• The boycott sparked more protests across sports strengthening the Black Lives Matter (BLM) movement. WNBA postponed its fixtures. Major League Soccer called off a few games. Major League Baseball games were deferred. Three-time Grand Slam champion Naomi Osaka withdrew from the WTA Western & Southern Open semi-finals. Players in Premier League wore a ‘Black Lives Matter’ logo before it was replaced with the phrase ‘No Room for Racism’. West Indian cricket legend, Michael Holding, in July, started Sky’s coverage of England’s Test series against West Indies in July with a powerful monologue about BLM. Hardik Pandya took a knee in support of the movement during an IPL game.
  • Indian sportspersons, however, remained silent on the violence against minorities within the country.

Being away from home is one of the sacrifices elite athletes make in pursuit of their passion. The pandemic-induced lockdown, hence, gave many a chance to be with their families. Earlier this year, table tennis star Sathiyan Gnanasekaran told Metroplus how he cherished having dinner with his family — a quotidian affair for many, but a special one for him.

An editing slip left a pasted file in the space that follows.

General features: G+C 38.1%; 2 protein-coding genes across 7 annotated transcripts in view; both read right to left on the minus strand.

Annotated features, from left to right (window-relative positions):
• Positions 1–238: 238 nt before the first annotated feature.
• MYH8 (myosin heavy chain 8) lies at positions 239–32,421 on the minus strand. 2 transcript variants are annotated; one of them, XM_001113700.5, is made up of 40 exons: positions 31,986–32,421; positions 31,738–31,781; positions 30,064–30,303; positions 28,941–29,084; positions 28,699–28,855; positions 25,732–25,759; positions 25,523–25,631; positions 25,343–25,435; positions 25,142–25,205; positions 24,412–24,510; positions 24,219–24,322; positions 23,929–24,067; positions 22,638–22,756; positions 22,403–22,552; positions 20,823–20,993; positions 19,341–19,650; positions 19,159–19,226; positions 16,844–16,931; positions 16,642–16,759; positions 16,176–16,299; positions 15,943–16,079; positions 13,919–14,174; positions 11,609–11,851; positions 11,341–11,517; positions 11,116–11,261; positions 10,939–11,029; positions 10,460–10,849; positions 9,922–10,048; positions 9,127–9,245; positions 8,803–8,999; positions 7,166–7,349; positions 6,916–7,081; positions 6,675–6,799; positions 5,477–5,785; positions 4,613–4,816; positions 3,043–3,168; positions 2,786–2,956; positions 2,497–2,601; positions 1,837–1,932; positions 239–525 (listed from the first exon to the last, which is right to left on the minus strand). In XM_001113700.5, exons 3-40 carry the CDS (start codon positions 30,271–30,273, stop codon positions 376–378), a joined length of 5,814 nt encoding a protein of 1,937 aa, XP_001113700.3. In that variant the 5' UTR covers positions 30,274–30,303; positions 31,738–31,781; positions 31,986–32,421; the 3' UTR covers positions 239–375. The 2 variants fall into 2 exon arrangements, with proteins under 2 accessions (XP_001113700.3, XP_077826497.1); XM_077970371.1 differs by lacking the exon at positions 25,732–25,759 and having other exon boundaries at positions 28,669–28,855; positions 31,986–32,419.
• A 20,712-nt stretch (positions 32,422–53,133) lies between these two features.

Fans, meanwhile, were starved of live sport, perhaps for the first time in their lives. The media was swift to react. 24x7 sports channels repeated re-runs of old classics. Sportswriters reminisced about yesteryear athletes. Athletes interviewed fellow athletes. Live sport, however, had to return. Because at stake were truckloads of money, livelihoods, and millions of fans.

Bouncing back

On May 5, nine-year-old baseball fan Lee Raon stood on the mound at the Suwon Baseball Stadium; he was within a giant, transparent, baseball-shaped bubble as he walked towards the catcher, kicking off the South Korean baseball league after a five-week delay.

Mumbai Indians, winners of IPL 2020.

Mumbai Indians, winners of IPL 2020.   | Photo Credit: Sportzpics/BCCI

The bubble was a year-defining symbol for physical distancing in the sporting world. Competitions cautiously restarted within a larger, invisible ‘bio-bubble’ (a secured environment to prevent infection).